Woody Guthrie and Bob Wills traveled different musical paths through the grim swirl of ’30s dust and deprivation that was the Great Depression, but their goals were much the same. As far as anyone knows, the two icons never met, but what if such an encounter actually had occurred at some red-dirt crossroads? What would the rumpled Okemah native with the guitar slung over his back have made of the fiddle-playing Texan in the fancy Western suit and 10-gallon hat? Or vice versa? "Time Changes Everything,” a one-act play written by Thomas Conner and John Wooley, speculates on the outcome of just such a meeting of the minds, starring Red Dirt Rangers members John Cooper as Wills and Brad Piccolo as Guthrie. The production, directed by Vern Stefanic and featuring the music of Guthrie, Wills and the Rangers, will make its Oklahoma City debut at the Oklahoma History Center, 2401 N Laird Ave., at 7 p.m. Saturday. "We got to talking about Bob Wills and Woody Guthrie, these two iconic figures who came out of Oklahoma in the ’30s, and how they both wanted to do the same thing,” Wooley said, recalling a conversation with Conner. "They both wanted to help their people, the working class, the people hit by the Dust Bowl and everything,” Wooley said of Guthrie, the folksinging political activist, and Wills, the king of Western swing. "But they did it in two different ways. Bob Wills wanted to help (people) escape for a few hours from their lives. And Woody, of course, wanted to change things with his music. ... Bob Wills had to come from Texas to Oklahoma to really make it; Woody Guthrie had to go from Oklahoma to Texas before he really kind of started to make it.” And the two musicians came from very different backgrounds, Wooley said. "Bob Wills was from a very poor family, and they did their share of sharecropping down there in West Texas, and yet his people (in his back band, the Texas Playboys) always dressed up onstage. Woody Guthrie came from a middle-class home, and he dressed down when he played. There were all these little weird things. So we thought, ‘Wonder if they ever met?’” Wooley and Conner, both of whom are former Tulsa World entertainment writers, interviewed members of the Guthrie and Wills families, but the closest connection they could find between the musicians was that Luke Wills, Bob’s younger brother, once hired a vibraphone player named Smokey Wood, who was a close friend of Woody Guthrie’s. "Anyway, we thought, wouldn’t it be interesting (for Guthrie and Wills to) meet on the way up when they’re both pretty full of themselves around 1939,” Wooley said. "And you know they’re going to disagree. About the only thing they can agree on is drinkin’. ... Wills can’t understand the kind of agitation that Woody Guthrie is involved with. He’s like most of America. He doesn’t really understand ‘red.’ What are these ‘reds’ anyway? "I think most of the country didn’t like the term ‘reds.’ Bob Wills was not political, really. You know, they wanted him to run for governor a couple of times, and he’d have I think pretty much kicked anybody’s a-- that he would run against. But he wasn’t political. He was just more of kind of an everyman. He didn’t understand political activism. "And then we meet them again in the early ’50s after Woody has (started to fall ill with) Huntington’s disease. ... And Bob has had to sell his ranch house down in Dallas, you know, and he’s in debt and he’s in California at Wills Point (nightclub) in Sacramento, kind of holding things down there and recouping. "So in this show, they meet on their way up and they meet on their way down. And by the second time they’ve kind of maybe come over to each other’s way of thinking a little bit.” The writers tapped their friends Cooper and Piccolo to play Wills and Guthrie respectively, because the Tulsa-based Red Dirt Rangers have always cited those two musical giants as their chief influences. Cooper said he took the role of the Western singer because, "I think I look like Bob Wills more than Brad, for one thing. I’ve actually shaved my facial hair and tried to get into the role. I’ve been a huge fan of Bob Wills since I first heard the music, and being over here in the Tulsa area where we kind of are these days, you are inundated with Bob Wills. He’s kind of everywhere. I would say he’s probably the most popular guy to ever come out of Tulsa. I think that can be argued for sure. Inventing Western swing was a pretty big deal. "And, of course, the Red Dirt Rangers, our band, Woody Guthrie’s been a huge part of our music for a long time,” Cooper said. "Those are the two streams of music that run into what’s known today as red dirt music.” Cooper admits his only prior acting experience was in the title role of an eighth-grade performance of "You’re a Good Man, Charlie Brown.” But Piccolo allows that just being in a band is acting experience enough. "When we started out, we really hardly even knew how to play our instruments, so we were just acting like we could play in the beginning,” Piccolo said. "We’ve been together 21 years, so hopefully we’re a little beyond that now. ... It’s such an honor to be able to play these guys. It’s also terrifying.”Comments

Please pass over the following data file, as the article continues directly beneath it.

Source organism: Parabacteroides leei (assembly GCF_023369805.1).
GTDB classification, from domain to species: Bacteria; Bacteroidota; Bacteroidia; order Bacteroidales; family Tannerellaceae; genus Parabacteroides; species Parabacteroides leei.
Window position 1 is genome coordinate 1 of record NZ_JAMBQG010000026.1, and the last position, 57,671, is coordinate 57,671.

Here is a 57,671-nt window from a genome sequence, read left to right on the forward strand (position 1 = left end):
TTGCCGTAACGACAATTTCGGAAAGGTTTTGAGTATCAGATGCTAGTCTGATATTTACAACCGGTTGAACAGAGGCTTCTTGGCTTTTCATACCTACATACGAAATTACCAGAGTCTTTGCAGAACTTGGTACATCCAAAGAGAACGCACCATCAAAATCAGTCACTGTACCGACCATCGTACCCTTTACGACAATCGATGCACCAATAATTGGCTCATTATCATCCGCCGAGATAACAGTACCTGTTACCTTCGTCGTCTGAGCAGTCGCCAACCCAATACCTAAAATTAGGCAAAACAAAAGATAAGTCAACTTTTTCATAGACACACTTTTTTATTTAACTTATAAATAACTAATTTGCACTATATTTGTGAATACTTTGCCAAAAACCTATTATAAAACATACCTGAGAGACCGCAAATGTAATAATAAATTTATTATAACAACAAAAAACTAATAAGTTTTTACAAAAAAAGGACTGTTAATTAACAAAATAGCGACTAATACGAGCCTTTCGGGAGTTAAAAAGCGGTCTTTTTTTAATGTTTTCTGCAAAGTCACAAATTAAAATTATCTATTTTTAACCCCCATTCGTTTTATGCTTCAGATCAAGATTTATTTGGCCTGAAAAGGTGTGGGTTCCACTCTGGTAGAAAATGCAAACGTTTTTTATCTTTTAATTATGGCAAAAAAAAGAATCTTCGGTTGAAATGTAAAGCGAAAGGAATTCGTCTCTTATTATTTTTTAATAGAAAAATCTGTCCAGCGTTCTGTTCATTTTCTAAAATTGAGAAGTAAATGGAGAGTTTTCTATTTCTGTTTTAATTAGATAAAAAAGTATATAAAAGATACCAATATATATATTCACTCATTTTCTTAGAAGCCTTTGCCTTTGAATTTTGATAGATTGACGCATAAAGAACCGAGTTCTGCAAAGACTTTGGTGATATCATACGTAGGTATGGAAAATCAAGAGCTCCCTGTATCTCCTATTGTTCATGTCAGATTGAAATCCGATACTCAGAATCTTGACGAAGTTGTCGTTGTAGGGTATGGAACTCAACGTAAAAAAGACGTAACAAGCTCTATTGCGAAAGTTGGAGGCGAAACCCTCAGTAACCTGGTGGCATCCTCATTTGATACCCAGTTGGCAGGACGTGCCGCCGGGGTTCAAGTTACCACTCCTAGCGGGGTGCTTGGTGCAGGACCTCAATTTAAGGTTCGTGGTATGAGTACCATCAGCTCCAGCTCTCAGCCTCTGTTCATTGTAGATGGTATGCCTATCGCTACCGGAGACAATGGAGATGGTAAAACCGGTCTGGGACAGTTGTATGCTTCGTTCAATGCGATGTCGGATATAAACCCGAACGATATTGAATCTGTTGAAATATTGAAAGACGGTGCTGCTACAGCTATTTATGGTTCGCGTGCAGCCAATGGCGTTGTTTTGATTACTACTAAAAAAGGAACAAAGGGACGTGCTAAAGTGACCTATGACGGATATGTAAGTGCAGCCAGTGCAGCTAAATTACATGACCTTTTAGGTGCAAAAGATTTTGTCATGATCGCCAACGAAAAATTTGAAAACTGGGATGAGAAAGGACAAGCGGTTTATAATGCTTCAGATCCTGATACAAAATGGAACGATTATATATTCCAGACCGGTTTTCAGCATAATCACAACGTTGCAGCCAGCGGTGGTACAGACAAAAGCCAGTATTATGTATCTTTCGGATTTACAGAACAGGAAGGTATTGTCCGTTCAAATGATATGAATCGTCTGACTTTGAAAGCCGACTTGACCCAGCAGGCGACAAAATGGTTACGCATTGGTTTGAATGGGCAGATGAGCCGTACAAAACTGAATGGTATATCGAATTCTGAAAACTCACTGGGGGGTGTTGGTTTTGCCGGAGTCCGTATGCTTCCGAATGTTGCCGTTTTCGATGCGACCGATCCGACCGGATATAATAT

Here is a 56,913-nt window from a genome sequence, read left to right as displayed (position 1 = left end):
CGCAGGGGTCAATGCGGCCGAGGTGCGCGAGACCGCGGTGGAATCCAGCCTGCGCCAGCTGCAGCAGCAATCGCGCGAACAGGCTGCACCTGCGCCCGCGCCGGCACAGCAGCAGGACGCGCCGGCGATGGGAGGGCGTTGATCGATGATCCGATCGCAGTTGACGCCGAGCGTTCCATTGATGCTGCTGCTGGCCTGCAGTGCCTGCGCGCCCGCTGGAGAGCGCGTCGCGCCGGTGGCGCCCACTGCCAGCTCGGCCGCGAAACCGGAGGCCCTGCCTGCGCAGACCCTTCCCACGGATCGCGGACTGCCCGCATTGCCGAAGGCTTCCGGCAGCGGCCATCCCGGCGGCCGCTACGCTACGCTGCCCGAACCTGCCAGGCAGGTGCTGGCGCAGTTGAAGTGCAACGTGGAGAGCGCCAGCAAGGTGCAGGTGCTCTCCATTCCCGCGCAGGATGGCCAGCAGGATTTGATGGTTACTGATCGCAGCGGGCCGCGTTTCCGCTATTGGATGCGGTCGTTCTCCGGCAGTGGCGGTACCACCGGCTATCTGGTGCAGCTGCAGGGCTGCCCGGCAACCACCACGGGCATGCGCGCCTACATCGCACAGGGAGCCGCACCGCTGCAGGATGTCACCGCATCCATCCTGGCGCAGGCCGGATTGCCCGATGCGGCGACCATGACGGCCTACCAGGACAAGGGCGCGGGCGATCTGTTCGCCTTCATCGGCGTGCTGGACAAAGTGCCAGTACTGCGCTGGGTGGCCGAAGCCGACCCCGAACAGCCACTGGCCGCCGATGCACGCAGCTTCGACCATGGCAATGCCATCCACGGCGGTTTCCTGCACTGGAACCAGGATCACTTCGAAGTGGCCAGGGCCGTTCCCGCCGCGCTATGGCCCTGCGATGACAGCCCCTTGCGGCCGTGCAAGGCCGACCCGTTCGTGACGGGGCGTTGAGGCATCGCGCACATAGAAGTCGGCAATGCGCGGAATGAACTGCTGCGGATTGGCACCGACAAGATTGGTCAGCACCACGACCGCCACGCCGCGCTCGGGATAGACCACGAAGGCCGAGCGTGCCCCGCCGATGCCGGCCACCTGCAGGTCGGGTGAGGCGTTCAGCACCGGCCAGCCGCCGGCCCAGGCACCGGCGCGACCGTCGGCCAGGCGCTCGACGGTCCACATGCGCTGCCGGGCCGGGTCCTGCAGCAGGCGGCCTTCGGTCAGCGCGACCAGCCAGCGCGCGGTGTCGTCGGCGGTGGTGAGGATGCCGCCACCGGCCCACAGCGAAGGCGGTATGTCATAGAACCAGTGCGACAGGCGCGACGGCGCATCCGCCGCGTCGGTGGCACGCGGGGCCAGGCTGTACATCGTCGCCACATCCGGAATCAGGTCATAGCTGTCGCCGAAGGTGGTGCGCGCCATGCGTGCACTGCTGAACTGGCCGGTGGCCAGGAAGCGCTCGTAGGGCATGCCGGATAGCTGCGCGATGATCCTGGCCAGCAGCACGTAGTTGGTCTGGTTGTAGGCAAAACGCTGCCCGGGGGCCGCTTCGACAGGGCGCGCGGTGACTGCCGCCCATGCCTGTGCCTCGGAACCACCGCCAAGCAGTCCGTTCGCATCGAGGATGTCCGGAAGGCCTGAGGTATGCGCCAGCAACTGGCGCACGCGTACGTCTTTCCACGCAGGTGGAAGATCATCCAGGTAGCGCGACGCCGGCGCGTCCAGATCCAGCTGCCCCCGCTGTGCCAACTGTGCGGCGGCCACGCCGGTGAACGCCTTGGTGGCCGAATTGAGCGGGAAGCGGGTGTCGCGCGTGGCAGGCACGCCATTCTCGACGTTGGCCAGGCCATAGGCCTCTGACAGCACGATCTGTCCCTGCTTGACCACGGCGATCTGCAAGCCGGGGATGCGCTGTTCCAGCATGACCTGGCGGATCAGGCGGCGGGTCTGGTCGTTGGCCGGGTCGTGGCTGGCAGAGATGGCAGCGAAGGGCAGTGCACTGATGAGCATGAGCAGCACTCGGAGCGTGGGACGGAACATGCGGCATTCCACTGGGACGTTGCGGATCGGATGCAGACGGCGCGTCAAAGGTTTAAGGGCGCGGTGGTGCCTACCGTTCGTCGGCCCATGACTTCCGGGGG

"Time Changes Everything”
→Starring: John Cooper, Brad Piccolo and the Red Dirt Rangers.
→When: 7 p.m. Saturday. →Where: Oklahoma History Center, 2401 N Laird Ave. →Tickets: $25 to $35. →Information: okhistorycenter.org.